ASIC has maintained the view that "fairness" should be determined without reference to the "financial distress" of a target - this might go to "reasonableness - but, in line with the Takeovers Panel decision in Target Energy, says that funding requirements for a target not in financial distress should be taken into account in determining fair value. ASIC's view about generally ignoring the financial position of the target when determining fair value seems little theoretical, because if the target's financial position is known (which it ought to be through continuous disclosure), willing but not anxious bidders (provided they are rational) will all take that into account in setting an arm's length price. But if such factors can be taken into account by way of "reasonableness" then the approach should be workable in practice.

ASIC has also decided not to pursue a requirement that an expert values the advantages and disadvantages of a demerger, but - in line with "reasonableness factors" above - requires them to be quantified to the extent reasonably practicable and where the expert can do so with sufficient precision to assist security holders.

ASIC has amended a critical paragraph of RG 111 in relation to the extent to which experts can rely on the information given to it, to ensure that an expert must satisfy itself that it is reasonable to rely on the information on which the report is based (absent exceptional circumstances).

In relation to the discounted cash flow (DCF) valuation methodology, ASIC will not now require that DCF is only used for projects that are generating cash flow, but if DCF is used for early stage projects the expert with be put to the test as to whether the forecast financial information used in the DCF is based on reasonable grounds, consistent with ASIC's RG 170 stance on forecast financial information.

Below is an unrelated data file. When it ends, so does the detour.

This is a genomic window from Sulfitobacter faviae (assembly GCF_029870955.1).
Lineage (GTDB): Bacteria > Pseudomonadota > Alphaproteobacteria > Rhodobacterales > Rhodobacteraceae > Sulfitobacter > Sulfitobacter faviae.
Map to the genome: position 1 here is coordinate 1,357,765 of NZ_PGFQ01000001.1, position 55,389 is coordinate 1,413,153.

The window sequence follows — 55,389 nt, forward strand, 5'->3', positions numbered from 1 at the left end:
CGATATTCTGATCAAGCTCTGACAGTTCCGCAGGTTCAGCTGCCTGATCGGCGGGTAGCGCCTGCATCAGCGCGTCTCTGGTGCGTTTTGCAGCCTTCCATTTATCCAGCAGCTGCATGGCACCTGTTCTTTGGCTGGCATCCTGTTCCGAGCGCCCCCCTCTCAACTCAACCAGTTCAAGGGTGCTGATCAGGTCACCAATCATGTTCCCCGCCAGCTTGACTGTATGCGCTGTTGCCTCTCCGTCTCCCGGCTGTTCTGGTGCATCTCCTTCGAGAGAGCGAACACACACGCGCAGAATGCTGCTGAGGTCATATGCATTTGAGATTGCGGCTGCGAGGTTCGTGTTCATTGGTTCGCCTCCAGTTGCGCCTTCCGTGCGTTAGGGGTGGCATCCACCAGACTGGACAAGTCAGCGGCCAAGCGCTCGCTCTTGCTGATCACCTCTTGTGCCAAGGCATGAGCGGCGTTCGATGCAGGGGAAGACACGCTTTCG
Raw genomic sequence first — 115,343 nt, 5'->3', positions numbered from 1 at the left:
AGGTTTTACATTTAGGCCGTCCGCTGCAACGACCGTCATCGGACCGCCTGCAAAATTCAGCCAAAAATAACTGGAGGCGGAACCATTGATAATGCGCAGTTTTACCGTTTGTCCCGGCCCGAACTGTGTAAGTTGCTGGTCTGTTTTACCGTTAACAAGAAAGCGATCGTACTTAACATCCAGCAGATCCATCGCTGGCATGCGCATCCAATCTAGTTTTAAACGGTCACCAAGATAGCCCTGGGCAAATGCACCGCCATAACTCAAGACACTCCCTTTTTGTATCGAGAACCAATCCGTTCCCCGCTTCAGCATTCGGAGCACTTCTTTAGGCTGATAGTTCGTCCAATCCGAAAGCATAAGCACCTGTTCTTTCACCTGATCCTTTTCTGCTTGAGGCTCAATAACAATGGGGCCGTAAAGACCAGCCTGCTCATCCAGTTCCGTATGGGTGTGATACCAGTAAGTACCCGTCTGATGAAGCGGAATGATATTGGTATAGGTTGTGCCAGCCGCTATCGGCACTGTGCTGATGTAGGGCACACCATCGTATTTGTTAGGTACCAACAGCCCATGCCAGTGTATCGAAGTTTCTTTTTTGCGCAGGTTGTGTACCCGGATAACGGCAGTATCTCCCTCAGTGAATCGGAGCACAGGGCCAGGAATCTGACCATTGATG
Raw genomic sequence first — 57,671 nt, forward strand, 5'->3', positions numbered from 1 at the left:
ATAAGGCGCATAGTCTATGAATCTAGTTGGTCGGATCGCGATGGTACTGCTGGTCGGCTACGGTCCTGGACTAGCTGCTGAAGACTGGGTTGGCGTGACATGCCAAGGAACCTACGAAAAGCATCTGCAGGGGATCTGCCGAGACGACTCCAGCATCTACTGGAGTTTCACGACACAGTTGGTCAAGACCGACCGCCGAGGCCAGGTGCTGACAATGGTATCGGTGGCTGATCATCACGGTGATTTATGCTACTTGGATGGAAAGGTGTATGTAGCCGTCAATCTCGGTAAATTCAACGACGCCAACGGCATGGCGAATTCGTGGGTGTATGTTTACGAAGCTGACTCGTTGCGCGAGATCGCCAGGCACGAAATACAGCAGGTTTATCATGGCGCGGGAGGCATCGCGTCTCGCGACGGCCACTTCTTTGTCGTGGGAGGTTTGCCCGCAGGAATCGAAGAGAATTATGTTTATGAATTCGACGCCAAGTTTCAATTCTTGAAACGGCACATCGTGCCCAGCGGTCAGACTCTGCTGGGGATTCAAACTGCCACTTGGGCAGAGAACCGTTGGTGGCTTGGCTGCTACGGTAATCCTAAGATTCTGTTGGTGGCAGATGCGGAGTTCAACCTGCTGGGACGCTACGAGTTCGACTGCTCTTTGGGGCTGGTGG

Importantly for energy and resources companies, RG 111 will now require an expert's report to comply with any normally applicable standards and guidelines for valuing a particular class of assets, using the Valmin Code for mineral and hydrocarbon assets as the example.

Finally, ASIC has adopted its proposal in relation to requiring experts to carefully document their work and maintain detailed working papers, among other things, making ASIC surveillance and review an easier task.

Independence of experts

In line with the Consultation Paper and draft Regulatory Guide, RG 112 now contains a section on commissioning an expert. The commissioning party will need to be satisfied that the expert is independent and has adequate resources and expertise to undertake the engagement. Further, ASIC says that it may be appropriate to have the engagement overseen by a non-executive director if management might be conflicted.

Also in line with the Consultation Paper and draft Regulatory Guide, ASIC has made it clear that, in ASIC's view, an expert's conclusion should not be released in advance of, and in isolation from, the report with its explanation of methodologies and material assumptions.

Download RG 76

Download RG 111

Download RG 112

Important Disclaimer: The material contained in this article is comment of a general nature only and is not and nor is it intended to be advice on any specific professional matter. In that the effectiveness or accuracy of any professional advice depends upon the particular circumstances of each case, neither the firm nor any individual author accepts any responsibility whatsoever for any acts or omissions resulting from reliance upon the content of any articles. Before acting on the basis of any material contained in this publication, we recommend that you consult your professional adviser. Liability limited by a scheme approved under Professional Standards Legislation (Australia-wide except in Tasmania).